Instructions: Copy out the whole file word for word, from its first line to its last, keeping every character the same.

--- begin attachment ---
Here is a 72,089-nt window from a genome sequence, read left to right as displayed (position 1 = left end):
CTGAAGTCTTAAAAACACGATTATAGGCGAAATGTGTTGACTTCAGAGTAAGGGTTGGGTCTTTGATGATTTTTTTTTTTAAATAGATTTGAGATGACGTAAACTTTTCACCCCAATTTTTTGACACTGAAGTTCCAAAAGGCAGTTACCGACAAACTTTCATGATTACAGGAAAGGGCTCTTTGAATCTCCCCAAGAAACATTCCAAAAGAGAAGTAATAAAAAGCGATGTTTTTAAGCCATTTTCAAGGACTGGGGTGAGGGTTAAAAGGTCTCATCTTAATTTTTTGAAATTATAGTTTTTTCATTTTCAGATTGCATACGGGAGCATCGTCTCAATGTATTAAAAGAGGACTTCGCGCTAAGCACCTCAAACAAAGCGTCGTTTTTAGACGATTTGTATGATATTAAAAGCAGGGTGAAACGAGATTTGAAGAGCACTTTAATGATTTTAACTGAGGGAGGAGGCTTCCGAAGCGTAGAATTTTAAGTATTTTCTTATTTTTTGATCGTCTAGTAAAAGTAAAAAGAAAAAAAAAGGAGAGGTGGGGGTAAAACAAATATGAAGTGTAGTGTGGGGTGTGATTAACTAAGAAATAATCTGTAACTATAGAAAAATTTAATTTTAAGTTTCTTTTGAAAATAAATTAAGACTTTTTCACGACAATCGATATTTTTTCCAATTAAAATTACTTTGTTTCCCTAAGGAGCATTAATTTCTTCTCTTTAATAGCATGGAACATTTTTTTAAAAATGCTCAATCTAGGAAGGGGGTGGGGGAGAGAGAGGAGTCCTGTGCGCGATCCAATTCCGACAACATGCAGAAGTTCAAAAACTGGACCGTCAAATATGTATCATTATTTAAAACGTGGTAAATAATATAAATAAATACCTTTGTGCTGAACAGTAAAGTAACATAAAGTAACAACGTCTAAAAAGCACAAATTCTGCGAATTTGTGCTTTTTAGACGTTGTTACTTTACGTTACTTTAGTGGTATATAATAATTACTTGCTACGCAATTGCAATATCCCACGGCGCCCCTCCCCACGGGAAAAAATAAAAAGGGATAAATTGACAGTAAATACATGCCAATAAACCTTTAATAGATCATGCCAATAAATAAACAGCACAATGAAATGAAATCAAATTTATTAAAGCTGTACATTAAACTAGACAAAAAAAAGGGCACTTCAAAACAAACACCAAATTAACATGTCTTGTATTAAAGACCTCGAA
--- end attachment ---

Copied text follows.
Here is a 72,089-nt window from a genome sequence, read left to right as displayed (position 1 = left end):
CTGAAGTCTTAAAAACACGATTATAGGCGAAATGTGTTGACTTCAGAGTAAGGGTTGGGTCTTTGATGATTTTTTTTTTTAAATAGATTTGAGATGACGTAAACTTTTCACCCCAATTTTTTGACACTGAAGTTCCAAAAGGCAGTTACCGACAAACTTTCATGATTACAGGAAAGGGCTCTTTGAATCTCCCCAAGAAACATTCCAAAAGAGAAGTAATAAAAAGCGATGTTTTTAAGCCATTTTCAAGGACTGGGGTGAGGGTTAAAAGGTCTCATCTTAATTTTTTGAAATTATAGTTTTTTCATTTTCAGATTGCATACGGGAGCATCGTCTCAATGTATTAAAAGAGGACTTCGCGCTAAGCACCTCAAACAAAGCGTCGTTTTTAGACGATTTGTATGATATTAAAAGCAGGGTGAAACGAGATTTGAAGAGCACTTTAATGATTTTAACTGAGGGAGGAGGCTTCCGAAGCGTAGAATTTTAAGTATTTTCTTATTTTTTGATCGTCTAGTAAAAGTAAAAAGAAAAAAAAAGGAGAGGTGGGGGTAAAACAAATATGAAGTGTAGTGTGGGGTGTGATTAACTAAGAAATAATCTGTAACTATAGAAAAATTTAATTTTAAGTTTCTTTTGAAAATAAATTAAGACTTTTTCACGACAATCGATATTTTTTCCAATTAAAATTACTTTGTTTCCCTAAGGAGCATTAATTTCTTCTCTTTAATAGCATGGAACATTTTTTTAAAAATGCTCAATCTAGGAAGGGGGTGGGGGAGAGAGAGGAGTCCTGTGCGCGATCCAATTCCGACAACATGCAGAAGTTCAAAAACTGGACCGTCAAATATGTATCATTATTTAAAACGTGGTAAATAATATAAATAAATACCTTTGTGCTGAACAGTAAAGTAACATAAAGTAACAACGTCTAAAAAGCACAAATTCTGCGAATTTGTGCTTTTTAGACGTTGTTACTTTACGTTACTTTAGTGGTATATAATAATTACTTGCTACGCAATTGCAATATCCCACGGCGCCCCTCCCCACGGGAAAAAATAAAAAGGGATAAATTGACAGTAAATACATGCCAATAAACCTTTAATAGATCATGCCAATAAATAAACAGCACAATGAAATGAAATCAAATTTATTAAAGCTGTACATTAAACTAGACAAAAAAAAGGGCACTTCAAAACAAACACCAAATTAACATGTCTTGTATTAAAGACCTCGAA